In the course of a single week, two behemoths of mobile technology have opened their mouths and inserted their foot. Last week Ray Ozzie, Microsoft’s chief software architect, spoke to a group of developers at Microsoft’s Professional Developers Conference. Among his comments:
It [smartphone application development] is a completely different situation from the PC market, where software’s built to run on a Windows or a Mac. Mobile apps require very little development, so it’s much easier to bring them onto every platform. [emphasis added, source]
Phil Schiller, Apple’s Senior Vice-President for Worldwide Product Marketing, tried to play one-upmanship in an interview with BusinessWeek. In his interview, Schiller claims that:
Developers are generally glad to have this safety net because usually Apple’s review process finds problems they actually want to fix.
While both Microsoft and Apple can have their opinions about mobile applications, it’s not recommended to disparage their developer communities. In Microsoft’s case, belittling the community that they need to help them succeed — in fact, the community that helped make Microsoft highly successful to begin with — doesn’t do much to endear the developer community to Microsoft’s fading Windows Mobile platform.
In Apple’s case, burying their heads in the sand about the problems — treating this situation as a PR opportunity instead of transparently laying out concrete plans for fixing it — doesn’t help the developer community feel better about it’s Apple relationship. Developers do care about the review process — most developers have at least one rejection story even if they don’t make it public and each is annoyed at the multi-week delay in getting their apps to market. There is a growing perception in the community that Apple is transforming into the Big Brother it parodied in its famous 1984 commercial. While it’s not true, at some point perception becomes reality.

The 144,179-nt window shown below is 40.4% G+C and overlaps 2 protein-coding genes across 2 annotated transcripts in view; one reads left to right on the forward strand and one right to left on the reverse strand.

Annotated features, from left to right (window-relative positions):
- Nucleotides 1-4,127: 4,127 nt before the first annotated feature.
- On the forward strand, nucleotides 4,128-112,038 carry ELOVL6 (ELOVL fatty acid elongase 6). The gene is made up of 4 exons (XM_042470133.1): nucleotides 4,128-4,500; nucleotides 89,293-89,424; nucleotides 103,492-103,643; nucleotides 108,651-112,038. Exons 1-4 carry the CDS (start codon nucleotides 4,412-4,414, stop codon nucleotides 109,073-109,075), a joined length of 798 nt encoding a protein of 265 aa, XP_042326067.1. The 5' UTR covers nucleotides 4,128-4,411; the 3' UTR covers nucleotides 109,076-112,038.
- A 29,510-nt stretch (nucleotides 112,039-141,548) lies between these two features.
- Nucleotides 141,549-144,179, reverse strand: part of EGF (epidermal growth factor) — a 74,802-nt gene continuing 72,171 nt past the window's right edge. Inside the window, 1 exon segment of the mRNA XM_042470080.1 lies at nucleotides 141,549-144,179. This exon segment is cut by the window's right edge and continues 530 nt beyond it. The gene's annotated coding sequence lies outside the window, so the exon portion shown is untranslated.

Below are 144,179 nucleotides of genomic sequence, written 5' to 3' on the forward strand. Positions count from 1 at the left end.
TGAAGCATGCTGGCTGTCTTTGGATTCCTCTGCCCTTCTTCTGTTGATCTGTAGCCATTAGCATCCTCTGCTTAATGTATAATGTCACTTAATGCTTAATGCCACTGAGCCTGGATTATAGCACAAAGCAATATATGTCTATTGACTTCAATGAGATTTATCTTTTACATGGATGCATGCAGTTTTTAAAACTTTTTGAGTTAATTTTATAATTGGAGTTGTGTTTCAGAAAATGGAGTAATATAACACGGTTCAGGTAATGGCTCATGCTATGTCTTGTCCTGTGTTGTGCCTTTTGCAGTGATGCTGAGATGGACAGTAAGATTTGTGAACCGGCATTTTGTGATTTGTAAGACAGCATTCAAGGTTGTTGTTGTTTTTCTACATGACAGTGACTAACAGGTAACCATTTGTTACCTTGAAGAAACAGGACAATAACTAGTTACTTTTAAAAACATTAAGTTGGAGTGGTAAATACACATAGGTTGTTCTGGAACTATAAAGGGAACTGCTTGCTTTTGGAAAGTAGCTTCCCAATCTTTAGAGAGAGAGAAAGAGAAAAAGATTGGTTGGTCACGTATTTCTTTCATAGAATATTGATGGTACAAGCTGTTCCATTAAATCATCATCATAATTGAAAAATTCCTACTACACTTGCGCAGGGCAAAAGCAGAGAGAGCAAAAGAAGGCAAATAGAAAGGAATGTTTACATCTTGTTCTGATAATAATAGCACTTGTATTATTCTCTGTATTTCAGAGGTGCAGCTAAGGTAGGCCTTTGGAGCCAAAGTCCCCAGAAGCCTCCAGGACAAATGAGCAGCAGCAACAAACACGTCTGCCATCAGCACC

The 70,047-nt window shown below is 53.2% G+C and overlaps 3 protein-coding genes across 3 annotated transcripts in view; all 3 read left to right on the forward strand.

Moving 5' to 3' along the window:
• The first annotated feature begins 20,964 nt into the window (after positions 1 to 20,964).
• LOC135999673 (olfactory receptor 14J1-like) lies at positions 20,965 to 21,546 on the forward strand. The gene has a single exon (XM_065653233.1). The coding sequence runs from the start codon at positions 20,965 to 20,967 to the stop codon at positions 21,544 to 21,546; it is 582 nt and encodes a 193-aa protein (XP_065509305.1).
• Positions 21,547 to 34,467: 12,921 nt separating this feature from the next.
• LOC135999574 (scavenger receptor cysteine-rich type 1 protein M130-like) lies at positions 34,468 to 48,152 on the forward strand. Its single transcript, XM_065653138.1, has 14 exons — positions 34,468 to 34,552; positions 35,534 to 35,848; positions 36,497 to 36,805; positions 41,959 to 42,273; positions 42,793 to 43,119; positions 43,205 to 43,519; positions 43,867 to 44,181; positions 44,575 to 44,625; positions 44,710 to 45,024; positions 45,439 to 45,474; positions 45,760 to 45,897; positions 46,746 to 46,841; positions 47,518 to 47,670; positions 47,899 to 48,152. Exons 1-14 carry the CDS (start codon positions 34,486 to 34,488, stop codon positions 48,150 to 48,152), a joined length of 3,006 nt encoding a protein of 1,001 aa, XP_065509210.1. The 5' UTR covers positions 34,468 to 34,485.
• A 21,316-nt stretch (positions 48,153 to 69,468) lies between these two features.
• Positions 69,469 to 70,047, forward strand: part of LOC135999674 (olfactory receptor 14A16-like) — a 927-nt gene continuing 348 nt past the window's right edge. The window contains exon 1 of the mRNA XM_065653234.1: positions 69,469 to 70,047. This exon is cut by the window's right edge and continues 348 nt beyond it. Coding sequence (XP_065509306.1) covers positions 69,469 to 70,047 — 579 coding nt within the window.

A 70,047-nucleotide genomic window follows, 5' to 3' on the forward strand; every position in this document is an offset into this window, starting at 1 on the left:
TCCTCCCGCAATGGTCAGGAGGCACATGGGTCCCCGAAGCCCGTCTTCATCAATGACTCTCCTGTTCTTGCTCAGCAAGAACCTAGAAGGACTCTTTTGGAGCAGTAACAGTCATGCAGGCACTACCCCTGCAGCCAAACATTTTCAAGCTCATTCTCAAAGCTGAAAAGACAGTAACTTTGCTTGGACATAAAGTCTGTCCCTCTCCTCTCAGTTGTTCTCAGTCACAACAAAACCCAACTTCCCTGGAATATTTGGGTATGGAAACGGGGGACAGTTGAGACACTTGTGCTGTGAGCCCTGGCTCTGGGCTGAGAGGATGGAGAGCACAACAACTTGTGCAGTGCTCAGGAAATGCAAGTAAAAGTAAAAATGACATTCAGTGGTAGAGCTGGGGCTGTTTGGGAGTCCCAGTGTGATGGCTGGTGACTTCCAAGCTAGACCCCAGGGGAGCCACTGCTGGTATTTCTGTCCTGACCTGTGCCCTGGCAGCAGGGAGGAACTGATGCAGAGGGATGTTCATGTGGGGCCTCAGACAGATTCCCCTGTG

The reality is neither platform — Windows Mobile or iPhone — will succeed or fail based on these problems. In Microsoft’s case, they have much larger issues with markets and manufacturers as they have been eclipsed in the enterprise by RIM BlackBerry smartphones, in the consumer market by iPhone, and by device manufacturers dropping Windows Mobile in favor of Android.
And Apple, for all the problems with the app review process, has bigger issues involving carrier relationships and enterprise compatibility. Even developers, who hate the review process and are threatening mass exodus, wouldn’t be complaining as vehemently if their apps were making them living wages.
In the end, none of these comments will have a huge impact on Microsoft’s or Apple’s mobile businesses. But it wouldn’t hurt if both extended olive branches to their developer community rather than smacking them with it.